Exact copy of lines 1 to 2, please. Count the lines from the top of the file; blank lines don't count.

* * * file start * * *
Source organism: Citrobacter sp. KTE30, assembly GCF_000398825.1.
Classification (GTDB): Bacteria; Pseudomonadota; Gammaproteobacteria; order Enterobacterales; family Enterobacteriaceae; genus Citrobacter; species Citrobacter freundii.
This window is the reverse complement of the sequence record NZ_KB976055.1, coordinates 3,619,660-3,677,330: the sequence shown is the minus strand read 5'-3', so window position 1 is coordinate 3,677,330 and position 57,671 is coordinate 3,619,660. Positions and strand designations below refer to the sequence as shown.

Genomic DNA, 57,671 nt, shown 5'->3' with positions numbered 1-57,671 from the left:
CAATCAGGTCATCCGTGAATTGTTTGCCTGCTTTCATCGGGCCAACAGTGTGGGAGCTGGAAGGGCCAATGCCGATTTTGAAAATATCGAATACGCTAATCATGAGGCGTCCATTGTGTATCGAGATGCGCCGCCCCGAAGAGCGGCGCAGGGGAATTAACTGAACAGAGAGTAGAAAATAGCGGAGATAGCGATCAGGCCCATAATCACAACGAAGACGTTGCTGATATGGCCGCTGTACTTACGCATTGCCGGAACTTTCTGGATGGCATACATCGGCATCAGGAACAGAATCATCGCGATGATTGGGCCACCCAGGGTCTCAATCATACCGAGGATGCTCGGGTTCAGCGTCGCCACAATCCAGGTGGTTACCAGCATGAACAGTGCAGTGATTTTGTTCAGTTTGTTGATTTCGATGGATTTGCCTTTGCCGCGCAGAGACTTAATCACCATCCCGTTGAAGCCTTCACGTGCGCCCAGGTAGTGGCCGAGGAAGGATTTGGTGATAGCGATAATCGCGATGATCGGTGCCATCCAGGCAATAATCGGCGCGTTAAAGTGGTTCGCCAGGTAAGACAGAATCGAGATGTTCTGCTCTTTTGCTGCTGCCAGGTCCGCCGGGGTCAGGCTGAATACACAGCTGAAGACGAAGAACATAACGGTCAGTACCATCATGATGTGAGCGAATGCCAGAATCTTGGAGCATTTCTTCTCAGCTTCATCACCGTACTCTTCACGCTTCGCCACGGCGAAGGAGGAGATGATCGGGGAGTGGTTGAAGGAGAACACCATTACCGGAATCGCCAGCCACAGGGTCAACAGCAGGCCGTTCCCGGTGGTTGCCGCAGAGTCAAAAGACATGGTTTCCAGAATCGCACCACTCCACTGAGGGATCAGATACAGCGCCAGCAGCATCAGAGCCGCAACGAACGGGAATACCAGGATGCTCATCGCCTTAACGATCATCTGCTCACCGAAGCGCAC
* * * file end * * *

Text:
Source organism: Citrobacter sp. KTE30, assembly GCF_000398825.1.
Classification (GTDB): Bacteria; Pseudomonadota; Gammaproteobacteria; order Enterobacterales; family Enterobacteriaceae; genus Citrobacter; species Citrobacter freundii.